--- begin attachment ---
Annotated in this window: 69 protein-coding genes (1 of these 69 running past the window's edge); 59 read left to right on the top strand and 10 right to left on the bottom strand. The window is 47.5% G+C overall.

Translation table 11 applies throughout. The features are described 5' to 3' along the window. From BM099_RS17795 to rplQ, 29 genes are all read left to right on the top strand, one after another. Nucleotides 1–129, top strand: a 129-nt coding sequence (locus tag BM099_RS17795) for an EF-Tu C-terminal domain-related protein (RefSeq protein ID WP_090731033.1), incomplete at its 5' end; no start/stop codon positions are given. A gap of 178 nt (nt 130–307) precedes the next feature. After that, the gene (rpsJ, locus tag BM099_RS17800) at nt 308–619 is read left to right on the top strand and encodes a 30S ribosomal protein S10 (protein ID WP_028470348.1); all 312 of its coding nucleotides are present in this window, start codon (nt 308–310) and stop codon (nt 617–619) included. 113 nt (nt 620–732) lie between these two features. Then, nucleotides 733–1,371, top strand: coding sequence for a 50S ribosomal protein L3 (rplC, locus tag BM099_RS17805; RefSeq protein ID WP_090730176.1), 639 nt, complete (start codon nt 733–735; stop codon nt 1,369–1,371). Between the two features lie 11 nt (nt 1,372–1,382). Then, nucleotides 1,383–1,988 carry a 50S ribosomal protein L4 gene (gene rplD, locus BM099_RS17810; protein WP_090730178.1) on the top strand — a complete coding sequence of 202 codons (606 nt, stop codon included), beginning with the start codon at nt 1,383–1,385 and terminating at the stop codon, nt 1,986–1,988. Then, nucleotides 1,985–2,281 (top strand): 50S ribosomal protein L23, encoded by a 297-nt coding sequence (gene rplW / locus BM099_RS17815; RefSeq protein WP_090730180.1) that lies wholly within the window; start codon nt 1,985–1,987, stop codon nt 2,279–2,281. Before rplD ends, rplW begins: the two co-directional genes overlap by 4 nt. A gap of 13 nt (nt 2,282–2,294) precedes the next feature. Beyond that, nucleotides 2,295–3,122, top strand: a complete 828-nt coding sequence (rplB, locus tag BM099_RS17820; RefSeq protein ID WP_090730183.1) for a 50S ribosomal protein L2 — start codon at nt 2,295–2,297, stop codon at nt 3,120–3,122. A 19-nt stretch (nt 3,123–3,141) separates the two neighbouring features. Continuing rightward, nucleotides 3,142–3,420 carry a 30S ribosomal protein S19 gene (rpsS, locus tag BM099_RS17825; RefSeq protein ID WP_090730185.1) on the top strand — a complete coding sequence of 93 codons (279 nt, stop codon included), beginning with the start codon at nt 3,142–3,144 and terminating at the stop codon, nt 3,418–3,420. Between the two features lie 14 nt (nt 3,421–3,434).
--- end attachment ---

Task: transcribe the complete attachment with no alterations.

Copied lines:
Annotated in this window: 69 protein-coding genes (1 of these 69 running past the window's edge); 59 read left to right on the top strand and 10 right to left on the bottom strand. The window is 47.5% G+C overall.

Translation table 11 applies throughout. The features are described 5' to 3' along the window. From BM099_RS17795 to rplQ, 29 genes are all read left to right on the top strand, one after another. Nucleotides 1–129, top strand: a 129-nt coding sequence (locus tag BM099_RS17795) for an EF-Tu C-terminal domain-related protein (RefSeq protein ID WP_090731033.1), incomplete at its 5' end; no start/stop codon positions are given. A gap of 178 nt (nt 130–307) precedes the next feature. After that, the gene (rpsJ, locus tag BM099_RS17800) at nt 308–619 is read left to right on the top strand and encodes a 30S ribosomal protein S10 (protein ID WP_028470348.1); all 312 of its coding nucleotides are present in this window, start codon (nt 308–310) and stop codon (nt 617–619) included. 113 nt (nt 620–732) lie between these two features. Then, nucleotides 733–1,371, top strand: coding sequence for a 50S ribosomal protein L3 (rplC, locus tag BM099_RS17805; RefSeq protein ID WP_090730176.1), 639 nt, complete (start codon nt 733–735; stop codon nt 1,369–1,371). Between the two features lie 11 nt (nt 1,372–1,382). Then, nucleotides 1,383–1,988 carry a 50S ribosomal protein L4 gene (gene rplD, locus BM099_RS17810; protein WP_090730178.1) on the top strand — a complete coding sequence of 202 codons (606 nt, stop codon included), beginning with the start codon at nt 1,383–1,385 and terminating at the stop codon, nt 1,986–1,988. Then, nucleotides 1,985–2,281 (top strand): 50S ribosomal protein L23, encoded by a 297-nt coding sequence (gene rplW / locus BM099_RS17815; RefSeq protein WP_090730180.1) that lies wholly within the window; start codon nt 1,985–1,987, stop codon nt 2,279–2,281. Before rplD ends, rplW begins: the two co-directional genes overlap by 4 nt. A gap of 13 nt (nt 2,282–2,294) precedes the next feature. Beyond that, nucleotides 2,295–3,122, top strand: a complete 828-nt coding sequence (rplB, locus tag BM099_RS17820; RefSeq protein ID WP_090730183.1) for a 50S ribosomal protein L2 — start codon at nt 2,295–2,297, stop codon at nt 3,120–3,122. A 19-nt stretch (nt 3,123–3,141) separates the two neighbouring features. Continuing rightward, nucleotides 3,142–3,420 carry a 30S ribosomal protein S19 gene (rpsS, locus tag BM099_RS17825; RefSeq protein ID WP_090730185.1) on the top strand — a complete coding sequence of 93 codons (279 nt, stop codon included), beginning with the start codon at nt 3,142–3,144 and terminating at the stop codon, nt 3,418–3,420. Between the two features lie 14 nt (nt 3,421–3,434).